From singing in church while growing up on a dairy farm in Ohio to opening for big bands, Bill Smith and music go way back.
He studied drums in Africa and played for US troops stationed in Iraq. His band, Truth & Salvage Company, has opened for a number of notable acts, including the Lumineers, Lynyrd Skynyrd and the Steve Miller Band. He has been a studio drummer and has appeared on more than 30 albums.
And for the past eight years, he’s been helping Acadiana students explore their own interests in music.
Smith, chair of performing arts at the Episcopal School of Acadiana, has been with ESA since 2015, but has been a working musician for more than two decades. His music career took him to some of the biggest markets in the music world – Nashville and Los Angeles – before coming to Acadiana to start a family.
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At the same time, it helps ESA students learn music theory through modern, popular music.
“I teach basic music theory through popular music so they can apply it, instead of learning ‘Hot Cross Buns’ on the flute or whatever, we can do that to a song they might be familiar with,” said Smith.
From dairy farm to recording studio
Smith began playing in bands full-time in 1997, but his interest in music dates back to singing in church with his mother and siblings while growing up on a dairy farm in Southeast Ohio.
“It’s been a huge part of my life,” Smith said. “I’ve just been singing in little country churches all my life.”
After high school, Smith went to Tennessee Tech University to study music therapy, where he joined the marching band and the African Drum Ensemble. He also developed an interest in jazz and began playing in the community with various jazz and rock bands.
He eventually earned a BA from Brevard College in North Carolina, where he studied performance percussion with a minor in jazz history. Like Tennessee Tech, he was involved in playing with various community groups.
“The life of a musician is to work a job during the day and play your music at night,” Smith said. “I just kept doing it for years and got better at it, got more passionate about it.”
For his day job, Smith usually worked as a teacher or carpenter to supplement his income and support his music career. After honing his teaching and woodworking skills, he had the ability to move to almost any city and still be able to find work, he said, whether it was playing music, teaching or building things.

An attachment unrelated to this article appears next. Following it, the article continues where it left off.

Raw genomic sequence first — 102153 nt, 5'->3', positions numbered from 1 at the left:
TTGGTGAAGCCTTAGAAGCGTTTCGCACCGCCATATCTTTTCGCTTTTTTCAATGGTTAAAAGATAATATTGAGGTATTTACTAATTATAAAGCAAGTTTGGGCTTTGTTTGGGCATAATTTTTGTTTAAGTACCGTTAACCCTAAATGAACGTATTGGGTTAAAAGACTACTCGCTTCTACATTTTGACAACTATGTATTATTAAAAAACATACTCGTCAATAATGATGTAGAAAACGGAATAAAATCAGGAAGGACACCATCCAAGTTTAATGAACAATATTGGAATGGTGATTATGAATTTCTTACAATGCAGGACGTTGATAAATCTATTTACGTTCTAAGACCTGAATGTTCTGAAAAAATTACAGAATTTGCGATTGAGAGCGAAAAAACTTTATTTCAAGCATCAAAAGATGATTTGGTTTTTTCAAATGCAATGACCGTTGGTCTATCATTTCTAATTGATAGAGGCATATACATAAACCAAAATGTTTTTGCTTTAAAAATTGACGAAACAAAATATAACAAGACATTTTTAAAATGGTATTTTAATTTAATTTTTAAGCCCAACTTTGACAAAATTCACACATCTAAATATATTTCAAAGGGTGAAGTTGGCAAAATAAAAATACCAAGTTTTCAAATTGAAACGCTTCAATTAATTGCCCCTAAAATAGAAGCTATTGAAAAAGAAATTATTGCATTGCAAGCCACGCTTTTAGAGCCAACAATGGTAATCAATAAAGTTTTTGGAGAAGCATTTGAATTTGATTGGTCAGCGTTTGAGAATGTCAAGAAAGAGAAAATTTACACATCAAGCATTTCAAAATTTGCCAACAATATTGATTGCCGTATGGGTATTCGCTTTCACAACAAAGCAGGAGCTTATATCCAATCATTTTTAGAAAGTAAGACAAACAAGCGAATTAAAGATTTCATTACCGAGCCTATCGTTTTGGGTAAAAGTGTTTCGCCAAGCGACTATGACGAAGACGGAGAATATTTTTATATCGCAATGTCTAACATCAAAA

From North Carolina, Smith headed to Los Angeles, where he met his wife, and then to Nashville. In both Nashville and Los Angeles, Smith worked as a drummer in studio sessions. While in LA, he also worked building sets for reality TV shows, a skill that helped him with school musicals at ESA.
“That’s really how my music career started,” Smith said. “I just decided to do it and it just kept snowballing with whatever interest I had.”
Being a music coach
Smith and his wife – a native of Acadiana – moved from Nashville to Louisiana to raise their family, which led him to take a job at ESA. His ESA classroom, located at the back of the campus chapel, showcases Smith’s longtime love of music.
The room is a little eclectic, but no one would doubt that it houses a solid music program. The shelves are stacked with various instruments, including one that is loaded with several guitars. Posters for various musicals and bands are all over the walls, and much of the center of the room is dominated by a drum kit.
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The classroom is also a good representation of Smith’s teaching style, which focuses on letting students learn through the music they enjoy.
“I basically let the kids, in short, pick the songs they want to learn, pick the instruments they want to learn, and then I help them learn and play those songs and those styles of music and those instruments,” Smith said. “I like to think of myself as more of a music coach than a music teacher.”
Smith also tries to give his students a live experience, with his students playing in an annual concert at the Acadiana Center for the Arts and performing at various area events, such as Tinsel and Treasures and the Festival International de Louisiane.
Students also take part in school musicals and go to Dockside Studio once a year to record.
It’s all about teaching them the skills they may need to thrive in the music industry if that’s what they want to do.
“I teach them how to be in an ensemble, how to be in a group, how to work with each other, how to accept each other and how to encourage each other,” Smith said.